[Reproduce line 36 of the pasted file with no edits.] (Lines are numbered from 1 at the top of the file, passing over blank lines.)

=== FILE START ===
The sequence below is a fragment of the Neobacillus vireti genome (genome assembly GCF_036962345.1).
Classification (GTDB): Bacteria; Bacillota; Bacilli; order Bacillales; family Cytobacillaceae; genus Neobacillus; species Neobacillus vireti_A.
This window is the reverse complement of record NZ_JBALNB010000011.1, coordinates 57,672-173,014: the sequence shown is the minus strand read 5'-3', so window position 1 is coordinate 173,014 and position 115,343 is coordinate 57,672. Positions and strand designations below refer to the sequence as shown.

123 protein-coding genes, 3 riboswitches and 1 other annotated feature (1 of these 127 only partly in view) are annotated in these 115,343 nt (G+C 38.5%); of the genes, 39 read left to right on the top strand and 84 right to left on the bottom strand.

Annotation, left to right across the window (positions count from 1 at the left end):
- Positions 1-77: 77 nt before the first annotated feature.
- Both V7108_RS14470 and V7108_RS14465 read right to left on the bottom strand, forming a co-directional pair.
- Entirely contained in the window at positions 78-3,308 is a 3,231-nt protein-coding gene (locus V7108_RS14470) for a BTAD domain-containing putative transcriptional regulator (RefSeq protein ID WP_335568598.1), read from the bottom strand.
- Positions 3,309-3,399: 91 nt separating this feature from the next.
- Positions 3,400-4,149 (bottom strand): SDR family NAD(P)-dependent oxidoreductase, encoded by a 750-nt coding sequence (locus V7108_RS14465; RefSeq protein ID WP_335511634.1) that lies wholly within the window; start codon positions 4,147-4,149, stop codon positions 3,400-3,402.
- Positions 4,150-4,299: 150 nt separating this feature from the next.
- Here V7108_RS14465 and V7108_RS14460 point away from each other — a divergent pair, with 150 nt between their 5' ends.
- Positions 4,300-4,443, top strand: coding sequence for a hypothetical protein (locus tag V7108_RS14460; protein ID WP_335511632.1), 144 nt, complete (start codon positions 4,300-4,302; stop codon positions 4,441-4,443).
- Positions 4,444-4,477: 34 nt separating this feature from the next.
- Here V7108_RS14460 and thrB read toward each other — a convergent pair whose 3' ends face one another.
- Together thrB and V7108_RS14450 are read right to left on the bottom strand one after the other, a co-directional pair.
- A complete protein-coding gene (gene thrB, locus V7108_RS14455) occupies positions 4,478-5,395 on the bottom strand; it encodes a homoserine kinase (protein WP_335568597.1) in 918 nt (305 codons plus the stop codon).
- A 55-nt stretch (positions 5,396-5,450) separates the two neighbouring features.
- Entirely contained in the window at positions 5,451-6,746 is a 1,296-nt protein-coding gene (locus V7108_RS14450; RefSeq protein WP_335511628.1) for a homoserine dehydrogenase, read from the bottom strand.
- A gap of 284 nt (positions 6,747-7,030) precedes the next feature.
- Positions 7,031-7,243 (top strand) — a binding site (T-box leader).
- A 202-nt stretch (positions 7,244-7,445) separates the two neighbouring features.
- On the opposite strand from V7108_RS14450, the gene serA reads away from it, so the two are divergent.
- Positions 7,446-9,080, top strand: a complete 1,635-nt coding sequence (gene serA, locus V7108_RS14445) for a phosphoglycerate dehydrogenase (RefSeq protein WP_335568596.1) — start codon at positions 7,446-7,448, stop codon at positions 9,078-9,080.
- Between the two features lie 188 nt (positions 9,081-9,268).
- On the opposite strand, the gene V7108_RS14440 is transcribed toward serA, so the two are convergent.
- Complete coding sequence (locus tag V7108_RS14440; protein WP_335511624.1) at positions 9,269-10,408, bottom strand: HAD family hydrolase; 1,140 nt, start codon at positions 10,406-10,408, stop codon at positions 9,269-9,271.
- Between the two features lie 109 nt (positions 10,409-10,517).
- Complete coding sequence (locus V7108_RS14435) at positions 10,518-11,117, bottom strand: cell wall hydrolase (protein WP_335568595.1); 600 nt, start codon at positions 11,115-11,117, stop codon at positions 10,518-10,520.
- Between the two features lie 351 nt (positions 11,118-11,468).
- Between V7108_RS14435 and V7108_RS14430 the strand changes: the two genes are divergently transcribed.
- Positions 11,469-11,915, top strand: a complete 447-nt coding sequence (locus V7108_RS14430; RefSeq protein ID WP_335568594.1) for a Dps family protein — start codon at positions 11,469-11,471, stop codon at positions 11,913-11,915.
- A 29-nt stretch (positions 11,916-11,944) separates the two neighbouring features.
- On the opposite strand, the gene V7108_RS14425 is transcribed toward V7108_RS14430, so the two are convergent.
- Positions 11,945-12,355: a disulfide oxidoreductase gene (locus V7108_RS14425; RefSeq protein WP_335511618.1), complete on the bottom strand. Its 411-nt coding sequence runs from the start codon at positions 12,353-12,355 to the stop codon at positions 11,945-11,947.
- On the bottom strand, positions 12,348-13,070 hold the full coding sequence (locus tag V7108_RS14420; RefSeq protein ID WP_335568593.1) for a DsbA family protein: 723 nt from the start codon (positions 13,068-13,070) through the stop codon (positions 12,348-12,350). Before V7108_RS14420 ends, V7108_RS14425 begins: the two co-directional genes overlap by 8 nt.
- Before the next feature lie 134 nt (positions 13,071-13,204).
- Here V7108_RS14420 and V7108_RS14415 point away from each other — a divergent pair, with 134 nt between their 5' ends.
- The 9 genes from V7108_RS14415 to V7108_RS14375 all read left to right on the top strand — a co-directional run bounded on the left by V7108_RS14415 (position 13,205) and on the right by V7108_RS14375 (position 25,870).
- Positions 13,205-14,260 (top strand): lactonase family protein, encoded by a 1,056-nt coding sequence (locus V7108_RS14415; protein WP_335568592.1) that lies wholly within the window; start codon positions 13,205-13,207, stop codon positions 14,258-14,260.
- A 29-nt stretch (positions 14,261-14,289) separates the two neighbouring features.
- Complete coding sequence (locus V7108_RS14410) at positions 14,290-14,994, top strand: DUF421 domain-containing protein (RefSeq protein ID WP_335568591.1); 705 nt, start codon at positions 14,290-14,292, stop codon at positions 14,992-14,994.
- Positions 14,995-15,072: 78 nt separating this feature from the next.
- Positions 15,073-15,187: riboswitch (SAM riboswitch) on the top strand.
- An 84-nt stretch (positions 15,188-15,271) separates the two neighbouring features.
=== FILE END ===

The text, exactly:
- On the bottom strand, positions 12,348-13,070 hold the full coding sequence (locus tag V7108_RS14420; RefSeq protein ID WP_335568593.1) for a DsbA family protein: 723 nt from the start codon (positions 13,068-13,070) through the stop codon (positions 12,348-12,350). Before V7108_RS14420 ends, V7108_RS14425 begins: the two co-directional genes overlap by 8 nt.